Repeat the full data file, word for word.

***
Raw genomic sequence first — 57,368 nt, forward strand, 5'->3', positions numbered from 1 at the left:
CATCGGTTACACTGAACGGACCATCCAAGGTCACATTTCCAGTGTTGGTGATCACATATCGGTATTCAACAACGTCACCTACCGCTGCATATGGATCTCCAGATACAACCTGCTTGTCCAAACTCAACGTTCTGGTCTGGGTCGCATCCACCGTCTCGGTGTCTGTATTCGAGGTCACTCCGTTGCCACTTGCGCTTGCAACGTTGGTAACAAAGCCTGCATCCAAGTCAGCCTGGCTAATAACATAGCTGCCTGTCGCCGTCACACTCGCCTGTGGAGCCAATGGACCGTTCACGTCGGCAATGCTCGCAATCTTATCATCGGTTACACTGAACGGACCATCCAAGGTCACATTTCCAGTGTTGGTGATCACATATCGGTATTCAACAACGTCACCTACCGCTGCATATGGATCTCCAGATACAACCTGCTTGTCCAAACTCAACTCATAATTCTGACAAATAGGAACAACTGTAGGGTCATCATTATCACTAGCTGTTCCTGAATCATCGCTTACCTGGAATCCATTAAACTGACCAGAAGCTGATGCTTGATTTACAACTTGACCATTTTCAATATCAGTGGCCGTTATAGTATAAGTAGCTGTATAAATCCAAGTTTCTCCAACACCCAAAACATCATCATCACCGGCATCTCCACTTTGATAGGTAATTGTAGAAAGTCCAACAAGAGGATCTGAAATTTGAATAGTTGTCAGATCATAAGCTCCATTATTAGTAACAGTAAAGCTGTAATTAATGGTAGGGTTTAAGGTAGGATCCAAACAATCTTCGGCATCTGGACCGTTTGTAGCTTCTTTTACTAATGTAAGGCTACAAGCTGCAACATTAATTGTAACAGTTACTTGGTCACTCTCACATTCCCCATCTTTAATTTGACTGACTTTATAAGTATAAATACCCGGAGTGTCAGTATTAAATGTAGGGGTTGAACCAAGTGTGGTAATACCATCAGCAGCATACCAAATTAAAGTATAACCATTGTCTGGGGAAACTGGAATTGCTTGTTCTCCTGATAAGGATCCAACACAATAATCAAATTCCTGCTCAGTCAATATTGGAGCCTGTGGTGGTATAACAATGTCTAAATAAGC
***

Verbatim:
Raw genomic sequence first — 57,368 nt, forward strand, 5'->3', positions numbered from 1 at the left:
CATCGGTTACACTGAACGGACCATCCAAGGTCACATTTCCAGTGTTGGTGATCACATATCGGTATTCAACAACGTCACCTACCGCTGCATATGGATCTCCAGATACAACCTGCTTGTCCAAACTCAACGTTCTGGTCTGGGTCGCATCCACCGTCTCGGTGTCTGTATTCGAGGTCACTCCGTTGCCACTTGCGCTTGCAACGTTGGTAACAAAGCCTGCATCCAAGTCAGCCTGGCTAATAACATAGCTGCCTGTCGCCGTCACACTCGCCTGTGGAGCCAATGGACCGTTCACGTCGGCAATGCTCGCAATCTTATCATCGGTTACACTGAACGGACCATCCAAGGTCACATTTCCAGTGTTGGTGATCACATATCGGTATTCAACAACGTCACCTACCGCTGCATATGGATCTCCAGATACAACCTGCTTGTCCAAACTCAACTCATAATTCTGACAAATAGGAACAACTGTAGGGTCATCATTATCACTAGCTGTTCCTGAATCATCGCTTACCTGGAATCCATTAAACTGACCAGAAGCTGATGCTTGATTTACAACTTGACCATTTTCAATATCAGTGGCCGTTATAGTATAAGTAGCTGTATAAATCCAAGTTTCTCCAACACCCAAAACATCATCATCACCGGCATCTCCACTTTGATAGGTAATTGTAGAAAGTCCAACAAGAGGATCTGAAATTTGAATAGTTGTCAGATCATAAGCTCCATTATTAGTAACAGTAAAGCTGTAATTAATGGTAGGGTTTAAGGTAGGATCCAAACAATCTTCGGCATCTGGACCGTTTGTAGCTTCTTTTACTAATGTAAGGCTACAAGCTGCAACATTAATTGTAACAGTTACTTGGTCACTCTCACATTCCCCATCTTTAATTTGACTGACTTTATAAGTATAAATACCCGGAGTGTCAGTATTAAATGTAGGGGTTGAACCAAGTGTGGTAATACCATCAGCAGCATACCAAATTAAAGTATAACCATTGTCTGGGGAAACTGGAATTGCTTGTTCTCCTGATAAGGATCCAACACAATAATCAAATTCCTGCTCAGTCAATATTGGAGCCTGTGGTGGTATAACAATGTCTAAATAAGC